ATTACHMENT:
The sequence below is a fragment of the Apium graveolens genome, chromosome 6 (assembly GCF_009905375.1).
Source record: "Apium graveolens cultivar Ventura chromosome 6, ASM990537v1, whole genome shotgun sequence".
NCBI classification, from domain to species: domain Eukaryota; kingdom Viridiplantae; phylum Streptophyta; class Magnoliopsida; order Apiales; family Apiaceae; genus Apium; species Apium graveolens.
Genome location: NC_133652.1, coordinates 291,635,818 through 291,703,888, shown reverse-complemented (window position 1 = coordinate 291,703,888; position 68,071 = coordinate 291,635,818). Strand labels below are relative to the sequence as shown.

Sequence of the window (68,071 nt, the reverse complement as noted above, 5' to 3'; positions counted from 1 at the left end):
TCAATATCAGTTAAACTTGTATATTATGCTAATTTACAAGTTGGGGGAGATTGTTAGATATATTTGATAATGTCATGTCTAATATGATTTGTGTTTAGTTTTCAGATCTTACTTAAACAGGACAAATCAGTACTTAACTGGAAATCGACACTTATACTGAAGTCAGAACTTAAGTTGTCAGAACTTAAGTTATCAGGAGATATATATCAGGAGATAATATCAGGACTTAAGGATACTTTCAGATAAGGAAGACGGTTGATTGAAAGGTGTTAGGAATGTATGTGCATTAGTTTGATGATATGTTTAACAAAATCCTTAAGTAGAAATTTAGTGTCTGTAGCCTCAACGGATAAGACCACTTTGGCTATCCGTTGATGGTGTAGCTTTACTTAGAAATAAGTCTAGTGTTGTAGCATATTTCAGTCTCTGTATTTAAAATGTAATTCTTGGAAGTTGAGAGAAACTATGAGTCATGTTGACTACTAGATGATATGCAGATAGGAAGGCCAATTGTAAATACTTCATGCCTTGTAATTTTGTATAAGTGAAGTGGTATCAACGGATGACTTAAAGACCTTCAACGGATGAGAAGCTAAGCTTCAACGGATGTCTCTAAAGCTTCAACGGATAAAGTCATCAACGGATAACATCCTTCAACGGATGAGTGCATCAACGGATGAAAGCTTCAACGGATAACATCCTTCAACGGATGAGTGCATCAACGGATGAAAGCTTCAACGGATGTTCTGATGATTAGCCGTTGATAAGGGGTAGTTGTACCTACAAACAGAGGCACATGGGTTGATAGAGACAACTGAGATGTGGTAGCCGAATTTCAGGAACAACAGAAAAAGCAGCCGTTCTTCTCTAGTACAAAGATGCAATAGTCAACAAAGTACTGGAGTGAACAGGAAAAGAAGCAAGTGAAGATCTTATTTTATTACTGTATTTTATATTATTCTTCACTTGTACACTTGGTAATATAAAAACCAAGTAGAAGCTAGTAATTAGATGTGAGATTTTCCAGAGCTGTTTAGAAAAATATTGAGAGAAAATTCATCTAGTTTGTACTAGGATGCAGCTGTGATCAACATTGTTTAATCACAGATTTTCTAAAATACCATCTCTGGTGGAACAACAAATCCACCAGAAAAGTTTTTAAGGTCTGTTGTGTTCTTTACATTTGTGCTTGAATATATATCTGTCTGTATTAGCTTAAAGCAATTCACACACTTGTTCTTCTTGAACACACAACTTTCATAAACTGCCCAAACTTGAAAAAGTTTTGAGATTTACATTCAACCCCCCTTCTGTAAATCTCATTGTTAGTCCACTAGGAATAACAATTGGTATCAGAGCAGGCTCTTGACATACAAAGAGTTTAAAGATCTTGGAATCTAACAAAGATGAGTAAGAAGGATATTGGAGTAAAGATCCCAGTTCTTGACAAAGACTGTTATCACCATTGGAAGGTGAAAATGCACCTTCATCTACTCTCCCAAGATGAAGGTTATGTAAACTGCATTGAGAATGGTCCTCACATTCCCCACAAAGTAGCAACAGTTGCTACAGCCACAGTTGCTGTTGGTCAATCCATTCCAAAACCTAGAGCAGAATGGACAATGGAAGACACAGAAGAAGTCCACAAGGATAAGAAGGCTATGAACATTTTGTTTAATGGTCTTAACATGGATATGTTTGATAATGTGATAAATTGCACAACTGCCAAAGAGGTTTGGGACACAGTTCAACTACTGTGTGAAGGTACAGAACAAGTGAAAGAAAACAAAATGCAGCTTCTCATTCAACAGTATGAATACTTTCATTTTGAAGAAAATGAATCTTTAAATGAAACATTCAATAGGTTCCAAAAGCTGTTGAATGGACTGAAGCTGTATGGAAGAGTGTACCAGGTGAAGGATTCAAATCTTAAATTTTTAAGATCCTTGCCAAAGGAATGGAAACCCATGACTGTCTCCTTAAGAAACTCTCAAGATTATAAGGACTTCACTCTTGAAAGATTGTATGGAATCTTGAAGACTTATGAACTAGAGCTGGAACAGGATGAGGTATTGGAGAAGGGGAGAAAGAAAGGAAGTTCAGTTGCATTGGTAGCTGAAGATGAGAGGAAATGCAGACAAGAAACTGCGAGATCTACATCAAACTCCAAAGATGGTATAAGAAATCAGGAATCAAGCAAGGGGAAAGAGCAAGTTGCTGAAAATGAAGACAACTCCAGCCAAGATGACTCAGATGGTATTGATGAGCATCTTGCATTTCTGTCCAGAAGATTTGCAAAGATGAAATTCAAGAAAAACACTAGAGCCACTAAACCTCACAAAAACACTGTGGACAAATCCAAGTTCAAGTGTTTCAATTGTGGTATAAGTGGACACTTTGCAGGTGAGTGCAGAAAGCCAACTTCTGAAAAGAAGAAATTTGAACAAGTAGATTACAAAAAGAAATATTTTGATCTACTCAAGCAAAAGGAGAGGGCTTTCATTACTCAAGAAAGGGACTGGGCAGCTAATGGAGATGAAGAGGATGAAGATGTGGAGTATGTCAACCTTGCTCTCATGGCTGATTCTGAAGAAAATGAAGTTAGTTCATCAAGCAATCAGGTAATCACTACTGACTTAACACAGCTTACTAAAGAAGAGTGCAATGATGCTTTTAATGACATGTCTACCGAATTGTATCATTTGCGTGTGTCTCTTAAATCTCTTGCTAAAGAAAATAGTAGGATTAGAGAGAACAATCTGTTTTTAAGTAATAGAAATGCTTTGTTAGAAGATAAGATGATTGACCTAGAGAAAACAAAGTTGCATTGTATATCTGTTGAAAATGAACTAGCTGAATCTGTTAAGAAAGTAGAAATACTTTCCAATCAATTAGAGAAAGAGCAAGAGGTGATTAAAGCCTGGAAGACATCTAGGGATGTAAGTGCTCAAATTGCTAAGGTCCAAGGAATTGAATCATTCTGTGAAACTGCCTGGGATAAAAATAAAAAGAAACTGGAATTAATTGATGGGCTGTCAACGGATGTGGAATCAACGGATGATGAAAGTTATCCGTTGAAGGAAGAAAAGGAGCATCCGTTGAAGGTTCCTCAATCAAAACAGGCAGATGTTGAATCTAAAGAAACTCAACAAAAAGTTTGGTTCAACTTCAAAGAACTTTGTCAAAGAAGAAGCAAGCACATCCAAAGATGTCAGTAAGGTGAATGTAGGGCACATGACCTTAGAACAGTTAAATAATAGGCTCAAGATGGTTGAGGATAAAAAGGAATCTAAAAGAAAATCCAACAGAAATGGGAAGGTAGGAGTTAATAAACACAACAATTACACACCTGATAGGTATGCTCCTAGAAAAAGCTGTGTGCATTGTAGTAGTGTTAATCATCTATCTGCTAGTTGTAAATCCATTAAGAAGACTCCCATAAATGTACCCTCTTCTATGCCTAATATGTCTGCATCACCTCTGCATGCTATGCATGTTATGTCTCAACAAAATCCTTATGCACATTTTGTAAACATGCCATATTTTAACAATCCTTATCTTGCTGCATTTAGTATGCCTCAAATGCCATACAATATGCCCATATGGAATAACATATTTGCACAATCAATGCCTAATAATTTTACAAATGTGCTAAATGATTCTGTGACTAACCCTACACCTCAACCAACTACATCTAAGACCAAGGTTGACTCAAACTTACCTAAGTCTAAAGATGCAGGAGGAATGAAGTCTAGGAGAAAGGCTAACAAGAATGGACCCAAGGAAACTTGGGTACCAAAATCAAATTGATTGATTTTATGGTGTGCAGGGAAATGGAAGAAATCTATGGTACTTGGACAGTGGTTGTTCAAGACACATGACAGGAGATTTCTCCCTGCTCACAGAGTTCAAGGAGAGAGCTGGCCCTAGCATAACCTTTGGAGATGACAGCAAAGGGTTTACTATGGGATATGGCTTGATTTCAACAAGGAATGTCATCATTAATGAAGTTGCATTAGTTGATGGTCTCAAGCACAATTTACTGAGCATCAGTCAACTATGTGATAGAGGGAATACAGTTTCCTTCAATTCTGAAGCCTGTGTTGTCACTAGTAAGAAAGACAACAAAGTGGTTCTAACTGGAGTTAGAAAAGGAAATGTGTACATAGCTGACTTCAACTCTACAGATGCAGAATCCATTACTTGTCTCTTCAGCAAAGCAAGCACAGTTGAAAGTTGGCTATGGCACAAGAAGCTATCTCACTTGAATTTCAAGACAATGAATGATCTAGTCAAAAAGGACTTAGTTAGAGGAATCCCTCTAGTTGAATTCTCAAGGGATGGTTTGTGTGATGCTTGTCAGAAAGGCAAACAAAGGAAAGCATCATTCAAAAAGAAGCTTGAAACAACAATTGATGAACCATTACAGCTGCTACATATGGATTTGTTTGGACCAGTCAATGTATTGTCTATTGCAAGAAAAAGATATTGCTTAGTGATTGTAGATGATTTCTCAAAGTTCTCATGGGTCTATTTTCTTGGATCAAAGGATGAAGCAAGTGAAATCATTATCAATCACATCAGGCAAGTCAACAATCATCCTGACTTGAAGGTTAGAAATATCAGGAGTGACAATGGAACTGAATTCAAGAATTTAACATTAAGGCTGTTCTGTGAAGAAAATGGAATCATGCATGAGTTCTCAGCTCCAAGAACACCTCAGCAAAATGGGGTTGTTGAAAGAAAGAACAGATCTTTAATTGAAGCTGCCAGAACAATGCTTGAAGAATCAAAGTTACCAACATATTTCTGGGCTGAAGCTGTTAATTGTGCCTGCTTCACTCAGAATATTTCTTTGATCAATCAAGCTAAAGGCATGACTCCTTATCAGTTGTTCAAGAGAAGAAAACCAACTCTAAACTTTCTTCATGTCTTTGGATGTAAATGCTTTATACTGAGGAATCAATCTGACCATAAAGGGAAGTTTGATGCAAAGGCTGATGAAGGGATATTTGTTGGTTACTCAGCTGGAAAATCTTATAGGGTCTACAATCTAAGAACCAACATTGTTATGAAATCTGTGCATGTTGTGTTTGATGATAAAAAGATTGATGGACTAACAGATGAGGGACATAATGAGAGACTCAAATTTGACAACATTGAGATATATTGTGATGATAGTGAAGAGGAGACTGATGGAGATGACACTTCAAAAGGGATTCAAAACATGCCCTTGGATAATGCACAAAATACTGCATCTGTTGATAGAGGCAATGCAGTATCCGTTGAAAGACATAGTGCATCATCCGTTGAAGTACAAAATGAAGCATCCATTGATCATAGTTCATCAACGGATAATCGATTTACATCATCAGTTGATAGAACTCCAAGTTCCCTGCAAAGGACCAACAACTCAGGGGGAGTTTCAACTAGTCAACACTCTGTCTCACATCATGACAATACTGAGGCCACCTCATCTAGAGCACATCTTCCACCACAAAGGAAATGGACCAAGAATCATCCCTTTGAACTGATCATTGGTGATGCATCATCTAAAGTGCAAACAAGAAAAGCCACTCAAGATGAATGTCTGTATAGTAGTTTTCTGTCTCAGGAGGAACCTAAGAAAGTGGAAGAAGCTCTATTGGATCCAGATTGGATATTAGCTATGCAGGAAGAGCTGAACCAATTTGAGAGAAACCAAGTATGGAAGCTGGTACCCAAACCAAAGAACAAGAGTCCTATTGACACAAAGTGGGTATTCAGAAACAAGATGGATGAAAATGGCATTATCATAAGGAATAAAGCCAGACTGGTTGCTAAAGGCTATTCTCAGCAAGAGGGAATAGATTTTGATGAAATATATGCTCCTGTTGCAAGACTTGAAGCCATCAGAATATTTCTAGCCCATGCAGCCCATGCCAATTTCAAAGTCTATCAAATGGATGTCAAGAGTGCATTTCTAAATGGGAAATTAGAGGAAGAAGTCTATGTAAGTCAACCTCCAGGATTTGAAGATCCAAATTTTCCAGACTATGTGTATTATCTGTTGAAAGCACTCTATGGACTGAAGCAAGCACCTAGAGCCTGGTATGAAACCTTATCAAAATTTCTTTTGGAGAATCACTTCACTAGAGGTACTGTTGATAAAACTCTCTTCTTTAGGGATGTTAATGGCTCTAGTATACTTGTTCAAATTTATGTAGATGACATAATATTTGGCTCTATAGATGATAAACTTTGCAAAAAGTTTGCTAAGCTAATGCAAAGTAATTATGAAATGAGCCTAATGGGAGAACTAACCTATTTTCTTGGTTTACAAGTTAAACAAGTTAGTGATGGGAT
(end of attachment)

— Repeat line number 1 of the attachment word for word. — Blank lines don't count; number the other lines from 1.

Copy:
The sequence below is a fragment of the Apium graveolens genome, chromosome 6 (assembly GCF_009905375.1).